Yesterday, Nov. 9th around 1330 UT, a magnetic filament in the vicinity of sunspot complex 1342-1343 erupted, producing a M1-class solar flare and hurling a CME into space. The Solar and Heliospheric Observatory recorded the progress of the expanding plasma cloud:
Although the eruption was not squarely aimed at Earth, the CME is likely to deliver a glancing blow to our planet’s magnetic field on Nov. 11th or 12th. This could add to the impact of another CME already en route. The earlier cloud was propelled by a filament eruption (movie) on Nov. 7th and is also expected to deliver a glancing blow on Nov. 11th.
Analyses of these events are still preliminary, and the forecast may change. For now it is safe to say that high-latitude sky watchers should be alert for auroras on Nov. 11-12. (SpaceWeather)
speed: 390.9 km/sec
density: 1.1 protons/cm3
The Radio Sun
10.7 cm flux: 180 sfu
Now: Kp= 1 quiet
24-hr max: Kp= 1 quiet
Solar Terrestrial Activity Report
The geomagnetic field was quiet on November 9. Solar wind speed ranged between 326 and 407 km/s.
Solar flux measured at 20h UTC on 2.8 GHz was 180.2 (increasing42.6 over the last solar rotation). At midnight UTC the visible solar disk had 10 spotted regions (in 2K resolution SDO images).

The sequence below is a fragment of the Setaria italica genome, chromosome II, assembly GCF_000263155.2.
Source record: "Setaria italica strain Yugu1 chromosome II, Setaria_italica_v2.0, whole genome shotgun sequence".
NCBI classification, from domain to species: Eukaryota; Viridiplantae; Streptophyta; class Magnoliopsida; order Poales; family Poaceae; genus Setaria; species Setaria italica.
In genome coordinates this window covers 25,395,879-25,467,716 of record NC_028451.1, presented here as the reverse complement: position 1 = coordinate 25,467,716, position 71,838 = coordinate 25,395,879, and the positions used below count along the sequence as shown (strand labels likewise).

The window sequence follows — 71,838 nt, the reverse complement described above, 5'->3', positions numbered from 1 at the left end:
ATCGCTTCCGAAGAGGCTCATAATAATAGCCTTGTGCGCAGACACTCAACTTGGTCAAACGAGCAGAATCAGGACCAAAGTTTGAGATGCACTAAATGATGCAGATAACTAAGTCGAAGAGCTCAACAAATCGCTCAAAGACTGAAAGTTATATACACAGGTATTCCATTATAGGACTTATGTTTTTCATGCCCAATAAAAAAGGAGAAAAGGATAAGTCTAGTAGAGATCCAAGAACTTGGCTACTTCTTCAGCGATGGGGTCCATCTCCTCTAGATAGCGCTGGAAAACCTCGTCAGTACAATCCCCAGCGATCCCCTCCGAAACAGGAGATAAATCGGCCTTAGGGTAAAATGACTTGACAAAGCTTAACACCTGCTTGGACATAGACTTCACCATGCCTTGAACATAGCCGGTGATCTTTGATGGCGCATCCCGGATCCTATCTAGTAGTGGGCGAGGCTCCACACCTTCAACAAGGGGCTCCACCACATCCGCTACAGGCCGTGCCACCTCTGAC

New region 11345
November 9: An apparently Earth directed CME was observed after a filament eruption in the northeast quadrant.
A large filament eruption was observed in the southern hemisphere starting at 08:44 UTC in SDO/AIA 193 images. The associated CME does not appear to have any Earth directed component. Another filament eruption was associated with an M1.1 long duration event peaking at 13:35 UTC. This event occurred between regions 11342 and 11343. The associated CME was wide and could reach Earth on November 12.
The geomagnetic field is expected to be quiet on November 10-11. The CME observed on Nov.9 will likely reach Earth on Nov.12 and cause unsettled to minor storm conditions.
Space Weather Message Code: WATA20 (2011 Nov 10 1707 UTC) by SWPC:
WATCH: Geomagnetic A-index of 20 or greater predicted
NOAA Scale: Periods reaching the G1 (Minor) Level Likely
Valid for UTC Day: 2011 Nov 12
The official Sunspot number count for Nov 9, 2011 is listed as 220. This is a new record for Solar Cycle 24.
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